Incoterms Meaning in Import, Export And Moving Goods

Whether you are going to import or export your goods from one country to another, incoterms always come into play. These are special terms which help to identify the type of shipment you have.  If you are unfamiliar with what they are, our guide for beginners would certainly help. This would be definitely useful for international shipping purposes like moving houses.

International Commercial Terms (incoterms) were first introduced in 1936, with the latest revision taking effect from 2010, known as Incoterms-2010. Essentially, there are 11 incoterms and they help the importer and exporter identify who is responsible for each stage of the shipment, such as the cost and risks. It is okay if you do not get it yet, read on and it will all be clear for you. Do comment and share this article if you find it useful!

Incoterm 1: EXW (Ex-works)

This term means that the buyer of the goods (Importer) is responsible for the entire shipping process. In other words, the seller is only responsible for preparing the goods for shipment. The buyer is responsible to bring the goods from the factory to the port of shipment, then loading into the ship to bring it to the buyer’s country

Incoterm 2: FCA (Free Carrier)

The seller is only responsible up to the point of handing over the goods to the carrier for transportation to  the port  of shipment. The buyer is responsible for paying for  the carriage and the risk passes to him as well, until the buyer receives the goods. Lastly, the buyer pays for insurance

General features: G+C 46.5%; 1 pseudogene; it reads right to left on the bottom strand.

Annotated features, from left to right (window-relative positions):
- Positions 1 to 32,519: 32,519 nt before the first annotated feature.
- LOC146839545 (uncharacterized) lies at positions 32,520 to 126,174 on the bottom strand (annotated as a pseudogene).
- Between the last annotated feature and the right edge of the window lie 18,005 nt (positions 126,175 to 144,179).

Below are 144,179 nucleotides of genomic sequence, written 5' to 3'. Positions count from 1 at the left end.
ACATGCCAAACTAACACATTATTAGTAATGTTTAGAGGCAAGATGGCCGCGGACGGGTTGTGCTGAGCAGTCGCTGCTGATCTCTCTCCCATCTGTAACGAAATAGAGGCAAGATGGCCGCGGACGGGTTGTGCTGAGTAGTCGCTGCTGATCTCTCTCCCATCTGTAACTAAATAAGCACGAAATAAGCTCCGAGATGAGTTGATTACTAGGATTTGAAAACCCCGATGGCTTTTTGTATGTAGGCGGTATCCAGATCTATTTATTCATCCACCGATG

Incoterm 3: CPT (Carriage Paid  To)

This is where the seller pays for the carriage process and insurance. However, the risk lies in the hands of the buyer when the first carrier handles the goods to transport to the port of shipment

Incoterm 4: CIP (Carriage and Insurance Paid To)

This is usually popular in multi modal shipments. The seller is responsible for carriage and insurance costs until the goods have been delivered. The buyer on the other hand, is in charge of the risks when the freight forwarder has the goods.

Incoterm 5: DAT (Delivered At Terminal)

The seller pays for the costs until the arrival terminal. The seller  also bears the risk until the good have been unloaded. After which, the buyer becomes responsible.

Incoterm 6: DAP (Delivered At Place)

Similar to the previous incoterm, this incoterm requires the seller to pay for all costs and bear risks right BEFORE the goods have been unloaded. The risks passes to the buyer when the goods are being unloaded onwards.

Incoterm 7: DDP (Delivered Duty Paid)

This is the incoterm where the seller pays for all the costs and bears the risks  until the goods have reached the buyer’s destination. The buyer then handles the responsibility of unloading onward.

Incoterm 8: FAS (Free Alongside Ship)

The exporter bears the responsibility of clearing the goods for export. The buyer (importer) is responsible for transportation from the port of shipment onwards, He also bears the responsibility. Do note that this incoterm is only used for cargoes.

Incoterm 9: FOB (Free On Board)

The exporter is responsible for the goods up to the point of loading at the port of shipment for the cost and risk. After which, the importer bears the cost and responsibility. This incoterm can only be used for sea freight only.

Incoterm 10: CFR (Cost And Freight)

Like FOB, this incoterm is only limited to sea freight. The exporter pays for transportation until the port of destination but bears risks until the point of the goods being loaded at the port of shipment. The importer is responsible for the risks after that and pays for insurance too.

Incoterm 11: CIF (Cost Insurance and Freight)

The final Incoterm is also only valid for sea freight. This incoterm requires the seller (exporter) to pay for the pre carriage and main carriage until the goods have reached the port of destination. He also has to pay for insurance for those stages as well. However he no longer bears risks after the goods have been loaded on port of shipment, to the importers destination.

So those are the 11 Incoterms-2010 used when exporting or importing from one destination or another. If you have anything to share, do comment below! For those who have questions with regards to what Kargo does you can click here .

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